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PRIMARY RACE FOR PRESIDENT OF COUNCIL IS DO OR DIE

They're viewed as City Hall's intellectuals: two bright, ambitious lawmakers -- one of them a leader, the other eager to topple him from power.

Come Jan. 1, only one will remain.

For James W. Pitts and David A. Franczyk, it's a do-or-die effort at winning the premier leadership post on the Common Council, a job second only to the mayor in power and prestige.

It's a contest that centers on what many see as a lack of leadership and vision at City Hall.

It's also a contest that focuses on race. An African-American has served as Council president for 25 years.

The primary is Sept. 14, and in predominantly Democratic Buffalo this is the big citywide campaign.

For Pitts and Franczyk, who together have 36 years of service on the Council, it's a campaign that puts their political careers at risk. Franczyk is giving up his Fillmore District Council seat, and Pitts is seeking a second four-year term as president.

From the day Franczyk announced his plans to challenge Pitts, his message has been one of change and reform. He's quick to portray his opponent as the status quo, blaming him for the petty politics and lack of action that sometimes keep the city from moving forward.

"This is our last, best hope to save Buffalo," Franczyk says. "The status quo is a recipe for disaster and Pitts is the apostle for the status quo."

Pitts, the city's highest-ranking black official, says that the issue isn't style but rather performance and that, unlike his challenger, he gets things
done.

"David Franczyk isn't running for Council president, he's running away from Fillmore," Pitts says.

Pitts goes out of his way to focus attention on Franczyk's home district, one of the city's poorest neighborhoods, an area devastated by crime, drugs, slumlords and disinvestment.

He often compares Fillmore with Ellicott, the East Side district he represented before becoming president. His former neighborhood prospered in his 18 years as its representative, he claims.

With nearly 40 years of legislative service between them, both men have a long record to run on. For that reason alone, this race is a referendum of sorts, a gauge of how voters perceived each of them.

Are they part of the problem or part of the solution?

A recent Buffalo News survey of community leaders painted a portrait of a Council mired in politics and self-interest, a rudderless group lacking vision, leadership and initiative. Of those surveyed, two-thirds said the city was headed in the wrong direction, and many of them pinned the blame on the Council.

"The Council needs change, and Dave Franczyk represents the change the Council needs," said Assemblyman Brian Higgins, who served on the Council with Franczyk and Pitts. "I've developed a healthy respect for David's intellect, his temperament and his vision for the city."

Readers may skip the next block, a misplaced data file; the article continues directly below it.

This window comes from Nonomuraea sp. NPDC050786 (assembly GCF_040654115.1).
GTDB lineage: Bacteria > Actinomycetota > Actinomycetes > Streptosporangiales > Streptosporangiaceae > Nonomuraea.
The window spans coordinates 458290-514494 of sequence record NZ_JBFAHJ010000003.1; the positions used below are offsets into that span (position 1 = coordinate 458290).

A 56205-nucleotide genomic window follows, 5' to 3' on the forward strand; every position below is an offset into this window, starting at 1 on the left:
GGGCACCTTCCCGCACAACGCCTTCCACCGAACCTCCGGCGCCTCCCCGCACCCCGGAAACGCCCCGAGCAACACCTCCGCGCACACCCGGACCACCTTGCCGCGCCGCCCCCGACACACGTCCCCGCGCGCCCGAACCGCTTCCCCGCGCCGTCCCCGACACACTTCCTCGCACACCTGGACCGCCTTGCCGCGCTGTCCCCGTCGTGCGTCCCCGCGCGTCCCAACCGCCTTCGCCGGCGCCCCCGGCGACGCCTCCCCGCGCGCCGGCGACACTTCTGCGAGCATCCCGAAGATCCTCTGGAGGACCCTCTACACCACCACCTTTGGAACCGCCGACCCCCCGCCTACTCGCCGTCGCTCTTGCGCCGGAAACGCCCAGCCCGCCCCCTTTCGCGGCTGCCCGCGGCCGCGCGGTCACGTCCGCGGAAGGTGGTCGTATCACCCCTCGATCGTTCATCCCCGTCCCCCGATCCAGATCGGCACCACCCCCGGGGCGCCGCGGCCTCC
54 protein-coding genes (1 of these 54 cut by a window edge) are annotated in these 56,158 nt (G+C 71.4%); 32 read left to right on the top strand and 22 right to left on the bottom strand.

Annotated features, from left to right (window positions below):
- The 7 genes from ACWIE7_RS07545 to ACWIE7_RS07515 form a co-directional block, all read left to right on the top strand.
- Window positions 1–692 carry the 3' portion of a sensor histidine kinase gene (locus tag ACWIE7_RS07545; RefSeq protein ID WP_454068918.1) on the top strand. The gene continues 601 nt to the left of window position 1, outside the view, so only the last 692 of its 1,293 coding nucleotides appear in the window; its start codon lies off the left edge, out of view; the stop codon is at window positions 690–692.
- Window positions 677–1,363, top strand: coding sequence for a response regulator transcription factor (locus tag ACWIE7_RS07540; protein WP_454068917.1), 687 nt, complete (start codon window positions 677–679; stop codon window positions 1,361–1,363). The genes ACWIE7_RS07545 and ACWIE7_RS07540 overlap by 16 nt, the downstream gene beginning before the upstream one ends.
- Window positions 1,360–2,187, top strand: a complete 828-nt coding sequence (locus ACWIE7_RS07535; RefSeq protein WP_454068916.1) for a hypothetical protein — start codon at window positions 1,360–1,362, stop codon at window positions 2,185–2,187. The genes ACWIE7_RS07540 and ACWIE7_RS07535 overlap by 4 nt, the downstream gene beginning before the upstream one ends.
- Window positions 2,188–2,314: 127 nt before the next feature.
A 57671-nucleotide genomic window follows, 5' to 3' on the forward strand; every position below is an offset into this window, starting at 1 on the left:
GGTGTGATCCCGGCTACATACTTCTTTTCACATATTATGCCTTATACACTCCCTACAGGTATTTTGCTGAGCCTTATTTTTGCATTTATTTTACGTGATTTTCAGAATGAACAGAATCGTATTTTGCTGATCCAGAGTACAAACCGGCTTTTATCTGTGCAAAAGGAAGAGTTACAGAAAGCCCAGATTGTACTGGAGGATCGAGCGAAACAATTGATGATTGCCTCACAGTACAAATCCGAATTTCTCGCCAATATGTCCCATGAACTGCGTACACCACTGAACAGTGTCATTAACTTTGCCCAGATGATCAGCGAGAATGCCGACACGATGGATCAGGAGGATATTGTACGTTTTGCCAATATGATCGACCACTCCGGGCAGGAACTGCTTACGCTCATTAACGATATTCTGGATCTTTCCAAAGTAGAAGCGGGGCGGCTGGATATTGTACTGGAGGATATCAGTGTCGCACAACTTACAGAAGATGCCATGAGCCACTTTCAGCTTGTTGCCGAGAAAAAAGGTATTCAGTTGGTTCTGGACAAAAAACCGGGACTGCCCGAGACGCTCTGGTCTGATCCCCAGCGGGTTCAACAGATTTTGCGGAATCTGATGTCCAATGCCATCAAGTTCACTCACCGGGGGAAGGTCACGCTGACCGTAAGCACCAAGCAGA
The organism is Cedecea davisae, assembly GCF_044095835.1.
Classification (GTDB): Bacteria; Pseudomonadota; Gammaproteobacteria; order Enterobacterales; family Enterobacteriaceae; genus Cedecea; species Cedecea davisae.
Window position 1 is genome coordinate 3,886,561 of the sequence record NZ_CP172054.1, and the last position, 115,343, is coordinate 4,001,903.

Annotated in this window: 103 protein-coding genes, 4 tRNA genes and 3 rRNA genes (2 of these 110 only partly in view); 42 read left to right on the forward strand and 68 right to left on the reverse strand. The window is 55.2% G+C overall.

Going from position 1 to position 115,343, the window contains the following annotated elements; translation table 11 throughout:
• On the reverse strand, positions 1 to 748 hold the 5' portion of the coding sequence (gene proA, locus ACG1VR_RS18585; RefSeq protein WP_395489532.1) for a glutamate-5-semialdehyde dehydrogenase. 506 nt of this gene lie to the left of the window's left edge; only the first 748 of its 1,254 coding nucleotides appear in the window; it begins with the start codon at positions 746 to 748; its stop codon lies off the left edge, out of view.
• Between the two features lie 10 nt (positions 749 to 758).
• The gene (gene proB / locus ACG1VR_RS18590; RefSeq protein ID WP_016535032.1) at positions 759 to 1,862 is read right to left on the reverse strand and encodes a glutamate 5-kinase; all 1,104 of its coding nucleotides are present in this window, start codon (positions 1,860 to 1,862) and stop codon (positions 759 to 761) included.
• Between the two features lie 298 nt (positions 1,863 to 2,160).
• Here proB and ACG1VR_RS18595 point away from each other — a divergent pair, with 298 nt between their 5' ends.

On an individual basis, both Franczyk and Pitts finished among the top six Council members, with Franczyk finishing slightly higher than Pitts. Community leaders gave both men high marks for intelligence, independence and speaking ability.

The survey also revealed their warts.

While Pitts is viewed as bright and creative, he also is seen as arrogant, uncompromising and divisive. Critics call him an obstructionist, a lawmaker opposed to reforms in how City Hall does business.

"Some people don't like his style, but the bottom line is he gets things done," said former Council President George K. Arthur, a longtime Pitts ally. "He also has that vision to look down the line and see what will happen five or ten years from now. That's a gift."

Like Pitts, Franczyk is viewed as energetic and smart. He also is perceived as a legislator who fails to use his power and intelligence to its fullest, a lawmaker who frequently is ineffective.

One thing is certain -- voters will have a choice of two lawmakers with a long and somewhat mixed record at City Hall.

Pitts' achievement record

After 22 years at City Hall, no Council member is more recognizable than Jim Pitts. The trademark bow tie, the impassioned speeches and a demeanor that can be both charming and intimidating. He also has a record of achievement that most Council members can't come close to matching.

Ask him about his proudest accomplishments, and he'll tell you of his role in revitalizing the near East Side. The area bordering downtown now has hundreds of new homes and the Ellicott Mall, a vacant public housing complex renovated and converted to private housing.

Pitts, at a recent candidates' forum in the Kensington-Bailey area, read from a list of accomplishments.

"Jim Pitts is the only choice you have for Council president," he told block club leaders.

Pitts talked of his fight to save St. Mary of Sorrows Church and how the city converted the East Side landmark into the King Urban Life Center, home to a new elementary school.